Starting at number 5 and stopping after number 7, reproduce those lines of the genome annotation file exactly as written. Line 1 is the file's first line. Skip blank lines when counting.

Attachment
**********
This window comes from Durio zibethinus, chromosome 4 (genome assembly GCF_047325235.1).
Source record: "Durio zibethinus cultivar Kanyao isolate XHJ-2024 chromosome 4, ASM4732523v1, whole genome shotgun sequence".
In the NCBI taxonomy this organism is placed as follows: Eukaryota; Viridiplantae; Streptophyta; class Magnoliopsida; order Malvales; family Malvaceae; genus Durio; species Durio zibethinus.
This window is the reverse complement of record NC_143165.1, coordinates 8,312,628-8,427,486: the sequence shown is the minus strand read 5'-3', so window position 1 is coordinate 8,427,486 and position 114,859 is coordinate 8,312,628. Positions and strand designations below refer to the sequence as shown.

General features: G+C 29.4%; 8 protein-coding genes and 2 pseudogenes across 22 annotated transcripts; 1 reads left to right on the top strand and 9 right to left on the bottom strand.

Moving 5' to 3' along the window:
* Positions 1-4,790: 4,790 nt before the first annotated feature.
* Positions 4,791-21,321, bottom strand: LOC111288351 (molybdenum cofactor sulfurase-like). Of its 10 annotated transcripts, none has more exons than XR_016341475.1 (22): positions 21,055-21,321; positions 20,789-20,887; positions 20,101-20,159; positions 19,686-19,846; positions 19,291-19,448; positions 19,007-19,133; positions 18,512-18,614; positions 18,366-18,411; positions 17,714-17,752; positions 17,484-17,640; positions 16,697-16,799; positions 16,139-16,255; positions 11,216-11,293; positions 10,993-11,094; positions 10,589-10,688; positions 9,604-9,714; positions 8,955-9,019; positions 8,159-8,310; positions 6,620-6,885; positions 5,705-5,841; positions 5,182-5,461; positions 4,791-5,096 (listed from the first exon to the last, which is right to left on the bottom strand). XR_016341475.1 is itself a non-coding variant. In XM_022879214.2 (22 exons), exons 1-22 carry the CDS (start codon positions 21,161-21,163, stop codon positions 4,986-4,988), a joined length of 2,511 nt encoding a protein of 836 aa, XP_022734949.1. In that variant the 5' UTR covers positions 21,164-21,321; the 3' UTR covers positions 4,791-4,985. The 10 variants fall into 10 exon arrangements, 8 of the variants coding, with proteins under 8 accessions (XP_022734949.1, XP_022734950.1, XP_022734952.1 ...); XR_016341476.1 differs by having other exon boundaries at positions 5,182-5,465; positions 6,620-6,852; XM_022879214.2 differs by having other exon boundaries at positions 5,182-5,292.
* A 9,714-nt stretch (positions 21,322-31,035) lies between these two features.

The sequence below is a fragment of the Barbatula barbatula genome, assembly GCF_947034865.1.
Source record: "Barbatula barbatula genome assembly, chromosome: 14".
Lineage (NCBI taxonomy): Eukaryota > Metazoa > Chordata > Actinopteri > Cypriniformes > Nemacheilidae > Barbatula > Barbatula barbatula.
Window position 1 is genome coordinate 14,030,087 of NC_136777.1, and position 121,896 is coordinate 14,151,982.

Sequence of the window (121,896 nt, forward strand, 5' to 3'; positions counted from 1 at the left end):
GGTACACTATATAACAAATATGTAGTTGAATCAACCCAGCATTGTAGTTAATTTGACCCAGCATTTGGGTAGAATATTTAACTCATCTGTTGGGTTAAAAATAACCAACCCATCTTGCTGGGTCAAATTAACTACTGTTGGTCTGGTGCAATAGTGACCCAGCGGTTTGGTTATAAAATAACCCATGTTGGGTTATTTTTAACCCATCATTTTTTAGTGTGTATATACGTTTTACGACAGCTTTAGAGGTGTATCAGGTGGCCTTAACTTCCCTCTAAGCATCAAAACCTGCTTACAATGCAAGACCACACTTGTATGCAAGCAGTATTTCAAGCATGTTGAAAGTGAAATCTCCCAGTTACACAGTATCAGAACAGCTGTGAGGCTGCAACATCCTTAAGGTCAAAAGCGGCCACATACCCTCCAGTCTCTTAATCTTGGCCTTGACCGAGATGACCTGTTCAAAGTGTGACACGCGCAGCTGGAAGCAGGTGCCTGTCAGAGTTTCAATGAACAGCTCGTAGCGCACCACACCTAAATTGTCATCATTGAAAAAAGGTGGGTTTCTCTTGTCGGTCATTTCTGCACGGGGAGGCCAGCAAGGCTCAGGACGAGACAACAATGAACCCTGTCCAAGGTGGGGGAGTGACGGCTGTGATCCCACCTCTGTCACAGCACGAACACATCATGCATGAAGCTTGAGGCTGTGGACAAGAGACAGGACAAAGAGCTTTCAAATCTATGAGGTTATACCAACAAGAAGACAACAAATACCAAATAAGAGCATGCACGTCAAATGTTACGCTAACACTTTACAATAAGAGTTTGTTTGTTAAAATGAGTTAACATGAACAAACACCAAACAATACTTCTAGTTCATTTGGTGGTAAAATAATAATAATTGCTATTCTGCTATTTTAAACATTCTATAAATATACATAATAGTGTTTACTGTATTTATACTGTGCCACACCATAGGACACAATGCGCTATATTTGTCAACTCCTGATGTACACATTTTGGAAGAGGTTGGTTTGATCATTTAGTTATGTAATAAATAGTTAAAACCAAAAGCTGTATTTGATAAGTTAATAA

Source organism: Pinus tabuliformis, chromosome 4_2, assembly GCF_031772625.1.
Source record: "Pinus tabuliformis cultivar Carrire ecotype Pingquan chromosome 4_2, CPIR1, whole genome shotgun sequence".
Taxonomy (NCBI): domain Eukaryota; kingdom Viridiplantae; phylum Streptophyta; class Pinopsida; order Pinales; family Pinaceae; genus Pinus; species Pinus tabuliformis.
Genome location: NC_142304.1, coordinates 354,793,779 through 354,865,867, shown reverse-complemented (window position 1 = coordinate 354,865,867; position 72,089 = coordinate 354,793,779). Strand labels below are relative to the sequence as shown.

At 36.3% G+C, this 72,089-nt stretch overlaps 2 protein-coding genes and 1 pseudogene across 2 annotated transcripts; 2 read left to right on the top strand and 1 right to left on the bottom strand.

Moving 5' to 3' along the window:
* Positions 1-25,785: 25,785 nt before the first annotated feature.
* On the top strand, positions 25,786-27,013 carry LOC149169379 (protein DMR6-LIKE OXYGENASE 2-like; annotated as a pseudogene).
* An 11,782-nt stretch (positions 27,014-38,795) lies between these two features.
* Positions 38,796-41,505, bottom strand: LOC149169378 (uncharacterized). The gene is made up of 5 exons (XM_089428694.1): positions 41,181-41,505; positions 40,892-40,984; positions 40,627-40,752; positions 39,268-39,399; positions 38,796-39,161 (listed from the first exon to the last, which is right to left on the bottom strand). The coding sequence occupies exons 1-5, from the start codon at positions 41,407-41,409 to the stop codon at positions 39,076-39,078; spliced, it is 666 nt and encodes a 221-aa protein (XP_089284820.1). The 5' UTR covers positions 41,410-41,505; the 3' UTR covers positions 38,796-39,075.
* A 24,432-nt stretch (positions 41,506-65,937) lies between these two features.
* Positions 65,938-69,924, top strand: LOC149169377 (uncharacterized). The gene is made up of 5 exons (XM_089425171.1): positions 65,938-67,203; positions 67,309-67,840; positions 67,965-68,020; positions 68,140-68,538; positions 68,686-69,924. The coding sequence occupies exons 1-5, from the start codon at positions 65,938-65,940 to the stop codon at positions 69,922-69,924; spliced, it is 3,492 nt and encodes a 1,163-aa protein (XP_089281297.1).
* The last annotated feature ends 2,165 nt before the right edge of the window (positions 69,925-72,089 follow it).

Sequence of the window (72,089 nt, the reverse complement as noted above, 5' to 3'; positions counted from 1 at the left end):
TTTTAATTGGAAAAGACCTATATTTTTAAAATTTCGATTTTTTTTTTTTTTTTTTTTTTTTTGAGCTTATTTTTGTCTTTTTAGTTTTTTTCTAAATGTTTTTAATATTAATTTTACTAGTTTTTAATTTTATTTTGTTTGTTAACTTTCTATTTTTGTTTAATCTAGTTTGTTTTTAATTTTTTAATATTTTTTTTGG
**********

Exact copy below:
General features: G+C 29.4%; 8 protein-coding genes and 2 pseudogenes across 22 annotated transcripts; 1 reads left to right on the top strand and 9 right to left on the bottom strand.

Moving 5' to 3' along the window:
* Positions 1-4,790: 4,790 nt before the first annotated feature.